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2011 French Open: Fognini Advances in Wild Affair but Glory Will Be Short-Lived

PARIS, FRANCE - MAY 29:  Fabio Fognini of Italy hits a forehand during the men's singles round four match between Fabio Fognini of Italy and Albert Montanes of Spain on day eight of the French Open at Roland Garros on May 29, 2011 in Paris, France.  (Photo by Matthew Stockman/Getty Images)
Matthew Stockman/Getty Images
Alex SandersonCorrespondent IIIMay 29, 2011

This 2011 French Open has certainly had its fair share of the unexpected occurring in matches. Five-time champion Rafael Nadal was down two sets to one in the first round. Kim Clijsters and Maria Sharapova each found themselves on the different end of wild comebacks. A questionable scheduling decision forced a marquee match to be played over two days and not on the main court.

However, what occurred in the fifth set of a men's fourth round match Sunday in Paris between two virtually unknown players, has to be considered at the top of the crazy meter.

Here is a list of what Italian Fabio Fognini overcame to advance to his first career grand-slam quarterfinal (an 4-6, 6-4, 3-6, 6-3, 11-9 win over Albert Montanes).

A fifth-set 5-2 deficit

Severe leg cramps that began late in the match

Five match points for Montanes

A slew of foot faults, including two on second serves that resulted in double faults and one on a match-point, with at least one of them called in every game after coming down with the cramps

A hostile crowd that was not only fueled by the delay in the match because of the cramps, but for events that occurred in his second-round match against Frenchman Gael Monfils last year at Roland Garros.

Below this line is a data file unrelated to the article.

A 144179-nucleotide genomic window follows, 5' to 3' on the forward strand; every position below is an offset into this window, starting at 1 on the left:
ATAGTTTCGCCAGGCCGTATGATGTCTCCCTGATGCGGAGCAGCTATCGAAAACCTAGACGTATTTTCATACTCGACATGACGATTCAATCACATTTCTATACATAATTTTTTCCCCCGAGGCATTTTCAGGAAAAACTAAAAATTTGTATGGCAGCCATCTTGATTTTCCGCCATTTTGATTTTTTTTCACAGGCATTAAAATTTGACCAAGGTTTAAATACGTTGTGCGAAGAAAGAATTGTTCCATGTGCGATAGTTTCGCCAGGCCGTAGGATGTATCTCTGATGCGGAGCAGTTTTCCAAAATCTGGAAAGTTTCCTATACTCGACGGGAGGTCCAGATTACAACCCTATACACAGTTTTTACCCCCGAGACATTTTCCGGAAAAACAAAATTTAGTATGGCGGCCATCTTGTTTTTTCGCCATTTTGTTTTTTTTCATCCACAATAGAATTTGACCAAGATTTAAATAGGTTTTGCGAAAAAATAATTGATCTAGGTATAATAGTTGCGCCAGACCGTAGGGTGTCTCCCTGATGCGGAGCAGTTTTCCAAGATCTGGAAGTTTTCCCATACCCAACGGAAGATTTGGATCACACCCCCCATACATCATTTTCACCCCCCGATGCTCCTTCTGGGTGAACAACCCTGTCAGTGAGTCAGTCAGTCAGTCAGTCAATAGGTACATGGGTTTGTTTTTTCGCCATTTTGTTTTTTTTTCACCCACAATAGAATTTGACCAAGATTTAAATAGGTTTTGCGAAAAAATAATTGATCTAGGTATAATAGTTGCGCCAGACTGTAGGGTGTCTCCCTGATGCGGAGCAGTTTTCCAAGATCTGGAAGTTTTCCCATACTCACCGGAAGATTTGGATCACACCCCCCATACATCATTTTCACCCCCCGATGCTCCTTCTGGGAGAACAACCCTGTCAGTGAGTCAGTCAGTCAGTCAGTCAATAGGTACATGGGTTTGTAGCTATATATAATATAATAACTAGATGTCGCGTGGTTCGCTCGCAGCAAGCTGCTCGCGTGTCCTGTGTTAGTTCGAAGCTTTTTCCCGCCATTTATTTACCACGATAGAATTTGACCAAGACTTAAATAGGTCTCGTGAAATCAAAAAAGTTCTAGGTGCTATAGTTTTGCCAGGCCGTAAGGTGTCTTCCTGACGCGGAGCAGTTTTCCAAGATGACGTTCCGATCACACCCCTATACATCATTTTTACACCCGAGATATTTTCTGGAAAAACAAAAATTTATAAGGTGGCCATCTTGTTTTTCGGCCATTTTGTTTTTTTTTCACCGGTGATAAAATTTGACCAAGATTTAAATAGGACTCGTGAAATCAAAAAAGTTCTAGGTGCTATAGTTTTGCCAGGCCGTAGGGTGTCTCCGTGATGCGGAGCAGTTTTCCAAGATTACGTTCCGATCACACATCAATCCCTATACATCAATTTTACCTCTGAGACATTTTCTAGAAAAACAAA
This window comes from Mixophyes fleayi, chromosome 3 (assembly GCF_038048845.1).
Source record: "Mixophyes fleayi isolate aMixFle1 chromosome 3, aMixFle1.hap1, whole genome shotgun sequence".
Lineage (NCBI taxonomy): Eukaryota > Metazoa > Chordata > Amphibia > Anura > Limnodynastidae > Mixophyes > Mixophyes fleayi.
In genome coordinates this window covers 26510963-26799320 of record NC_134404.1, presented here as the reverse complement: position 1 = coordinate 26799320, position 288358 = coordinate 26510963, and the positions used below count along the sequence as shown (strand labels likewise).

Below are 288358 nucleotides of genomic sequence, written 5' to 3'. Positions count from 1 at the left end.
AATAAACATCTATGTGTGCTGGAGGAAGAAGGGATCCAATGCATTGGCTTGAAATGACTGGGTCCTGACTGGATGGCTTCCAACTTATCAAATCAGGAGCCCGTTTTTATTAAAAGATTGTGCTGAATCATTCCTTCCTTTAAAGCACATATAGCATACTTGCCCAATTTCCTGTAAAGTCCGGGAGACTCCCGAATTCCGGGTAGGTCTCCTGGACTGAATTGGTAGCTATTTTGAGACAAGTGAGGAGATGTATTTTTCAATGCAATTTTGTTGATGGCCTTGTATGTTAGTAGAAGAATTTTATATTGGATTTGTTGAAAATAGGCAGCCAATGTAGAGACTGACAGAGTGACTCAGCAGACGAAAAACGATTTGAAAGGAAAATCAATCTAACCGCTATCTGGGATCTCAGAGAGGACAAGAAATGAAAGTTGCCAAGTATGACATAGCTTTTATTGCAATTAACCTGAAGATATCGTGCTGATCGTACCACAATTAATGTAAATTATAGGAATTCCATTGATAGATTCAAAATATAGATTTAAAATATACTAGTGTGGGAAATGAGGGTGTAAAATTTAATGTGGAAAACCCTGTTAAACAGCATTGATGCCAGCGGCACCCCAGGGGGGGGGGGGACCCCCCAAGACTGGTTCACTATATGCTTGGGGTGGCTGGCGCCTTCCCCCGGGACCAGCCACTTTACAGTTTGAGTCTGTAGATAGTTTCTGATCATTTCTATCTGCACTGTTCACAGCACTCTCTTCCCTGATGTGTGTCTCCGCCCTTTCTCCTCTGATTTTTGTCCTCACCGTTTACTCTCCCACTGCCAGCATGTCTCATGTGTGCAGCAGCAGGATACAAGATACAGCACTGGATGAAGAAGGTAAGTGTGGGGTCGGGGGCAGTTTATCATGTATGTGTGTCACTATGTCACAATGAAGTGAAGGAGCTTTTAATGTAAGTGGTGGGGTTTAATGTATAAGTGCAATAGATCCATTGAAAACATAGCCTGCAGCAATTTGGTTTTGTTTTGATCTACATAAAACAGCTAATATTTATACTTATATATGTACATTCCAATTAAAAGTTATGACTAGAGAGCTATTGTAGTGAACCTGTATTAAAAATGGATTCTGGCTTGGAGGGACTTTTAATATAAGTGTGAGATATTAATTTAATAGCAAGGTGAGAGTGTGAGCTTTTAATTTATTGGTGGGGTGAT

Fognini was clearly helped out by the passive play by his opponent after he came down with the injury and while he was going for broke on virtually every point, his effort to come through showed some incredible heart. He could barely walk and/or stand up in between points, but he never gave an inch.

The deeper the hole Fognini was in, the better his shot. Four of the five match points were erased with amazing winners by the Italian, including a drop shot. He was also helped out by a couple of lucky let cords in a fifth-set that had just about everything.

After all those events that probably seem just as unreal to Fognini as it does to anyone who watched the match, reality is probably going to kick in, and in a hurry. He is unlikely to be anywhere near 100 percent physically heading into the next round, and is facing one of the worst, if not the worst opponents, when health is a factor.

Not only is Novak Djokovic on a streak for the ages, but he is also an extremely good athlete and very fit. Fognini will not be helped out in that encounter as he was against Montanes, who gave him the opportunity to hit out on balls. Djokovic will force the Italian to run all over the court and will test him physically.

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